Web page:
Great contribution to the community, thank you for the work!
Here's my dumb question: exactly how do you use this in your game? On a tablet, skimming up and down for stats? Or keep the MM open for one thing while this document is open to another?
The document seems promising but I'm not sure how to use it to good effect.
Not a dumb question. Unfortunately, unless I completely reproduce the MM (something I'm not willing to do for the reasons stated above), you're likely always going to have the MM in front of you (unless you're running a published adventure with the stat block in there). In the worst case scenario, let's say you've got a bunch of stone golems accompanied by the lich that created him. The golems are run from the MM, and the lich is run from my doc because it lists out the spells (the creature's powers have NOT been changed). The lich's stat block is two full pages, so it's one of the most unwieldy of the blocks I created (but totally worth the complexity because that lich as written is very powerful and a fun challenge for the PCs).
What you'll have to do is have the MM (or relevant source book) sitting on your lap, then two pieces of paper on the table in front of you. The reason I started this project is because, and unwieldy as that may be, that's much better than having a MM on your lap that you must jump through between the lich and golem entries, and another hardcover book (the PHB) that you must thumb through as you're going from spell to spell on the lich. Is the first scenario perfect? No, but it's seemingly infinitely better.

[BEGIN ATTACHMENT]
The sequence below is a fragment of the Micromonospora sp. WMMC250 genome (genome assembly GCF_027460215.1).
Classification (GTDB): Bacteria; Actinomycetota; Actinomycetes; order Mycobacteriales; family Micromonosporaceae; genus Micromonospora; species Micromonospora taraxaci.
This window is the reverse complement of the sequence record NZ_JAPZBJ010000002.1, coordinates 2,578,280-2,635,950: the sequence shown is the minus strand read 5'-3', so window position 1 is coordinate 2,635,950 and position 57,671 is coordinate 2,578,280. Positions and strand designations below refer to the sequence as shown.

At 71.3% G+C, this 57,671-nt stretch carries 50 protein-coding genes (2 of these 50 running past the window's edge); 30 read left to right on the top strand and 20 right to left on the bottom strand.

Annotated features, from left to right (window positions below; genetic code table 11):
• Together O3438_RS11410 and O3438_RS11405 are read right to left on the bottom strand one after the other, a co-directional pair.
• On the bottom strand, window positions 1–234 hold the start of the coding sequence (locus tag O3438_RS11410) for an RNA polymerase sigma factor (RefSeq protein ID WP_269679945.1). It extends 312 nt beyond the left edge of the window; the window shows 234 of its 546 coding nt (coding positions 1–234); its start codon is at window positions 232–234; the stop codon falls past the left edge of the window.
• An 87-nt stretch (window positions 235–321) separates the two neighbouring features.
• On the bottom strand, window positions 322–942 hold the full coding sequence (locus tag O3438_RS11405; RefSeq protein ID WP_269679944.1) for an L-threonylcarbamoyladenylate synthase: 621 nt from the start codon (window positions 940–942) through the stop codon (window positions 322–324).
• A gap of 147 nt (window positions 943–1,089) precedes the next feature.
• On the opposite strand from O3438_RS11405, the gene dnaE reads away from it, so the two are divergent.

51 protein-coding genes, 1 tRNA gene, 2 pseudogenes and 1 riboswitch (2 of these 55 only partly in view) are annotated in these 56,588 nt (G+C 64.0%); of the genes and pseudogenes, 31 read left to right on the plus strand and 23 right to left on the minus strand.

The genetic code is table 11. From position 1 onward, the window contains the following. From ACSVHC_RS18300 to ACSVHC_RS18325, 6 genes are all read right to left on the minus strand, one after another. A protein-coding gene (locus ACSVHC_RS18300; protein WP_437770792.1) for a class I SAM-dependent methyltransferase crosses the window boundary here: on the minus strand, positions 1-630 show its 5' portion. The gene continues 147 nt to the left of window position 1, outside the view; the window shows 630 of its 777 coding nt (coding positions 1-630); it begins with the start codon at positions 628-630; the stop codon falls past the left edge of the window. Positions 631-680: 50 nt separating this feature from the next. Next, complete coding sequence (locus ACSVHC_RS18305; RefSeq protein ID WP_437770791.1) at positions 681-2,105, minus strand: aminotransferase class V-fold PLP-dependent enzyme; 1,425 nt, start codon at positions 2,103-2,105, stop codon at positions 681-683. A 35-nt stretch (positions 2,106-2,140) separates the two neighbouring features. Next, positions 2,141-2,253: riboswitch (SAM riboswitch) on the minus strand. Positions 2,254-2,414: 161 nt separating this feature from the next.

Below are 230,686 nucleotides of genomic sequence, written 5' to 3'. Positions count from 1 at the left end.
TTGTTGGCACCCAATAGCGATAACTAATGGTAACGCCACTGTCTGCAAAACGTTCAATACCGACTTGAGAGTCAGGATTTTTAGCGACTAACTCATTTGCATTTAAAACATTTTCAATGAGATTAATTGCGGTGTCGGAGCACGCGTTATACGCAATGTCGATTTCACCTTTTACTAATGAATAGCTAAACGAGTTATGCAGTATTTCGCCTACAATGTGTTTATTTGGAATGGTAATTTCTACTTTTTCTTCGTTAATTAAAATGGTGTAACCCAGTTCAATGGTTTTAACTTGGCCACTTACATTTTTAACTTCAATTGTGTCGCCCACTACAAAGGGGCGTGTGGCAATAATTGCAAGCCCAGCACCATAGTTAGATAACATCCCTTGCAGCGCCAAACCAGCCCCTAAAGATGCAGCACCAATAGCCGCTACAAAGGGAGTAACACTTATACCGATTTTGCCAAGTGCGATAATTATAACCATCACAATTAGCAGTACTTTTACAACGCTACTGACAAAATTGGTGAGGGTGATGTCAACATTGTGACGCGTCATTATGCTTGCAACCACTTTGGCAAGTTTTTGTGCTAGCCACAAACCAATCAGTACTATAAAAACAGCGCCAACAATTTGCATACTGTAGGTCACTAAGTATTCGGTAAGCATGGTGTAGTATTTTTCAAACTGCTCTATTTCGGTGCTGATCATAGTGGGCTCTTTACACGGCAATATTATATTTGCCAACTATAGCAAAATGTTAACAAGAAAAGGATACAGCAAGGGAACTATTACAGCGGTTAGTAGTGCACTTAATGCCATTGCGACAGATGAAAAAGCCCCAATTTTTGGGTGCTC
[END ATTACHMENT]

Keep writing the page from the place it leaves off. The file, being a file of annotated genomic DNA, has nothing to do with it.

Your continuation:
The scenario I described, however, is unlikely. Most of these two-page stat blocks are for creatures that can absolutely stand alone, so you can create interesting and memorable encounters that can be run without the MM sitting on your lap. On the other hand, if you're using my couatl stat block, you still have the scenario I described above, but the unwieldiness is reduced because the couatl is only one page, and if you're using a small tablet, it doesn't take up much space at all. Off the top of my head, the only exception to these caveats (there may be others) are the Drow Mage and Drow Priestess. These are not legendary creatures. They'll almost certainly have allies with them, yet their stat blocks are over a page long. Still, this is better than having two hardcover books on your lap, thumbing back and forth through each depending on initiative order and what spell is being cast.
I hope you can find a use for these that works for you.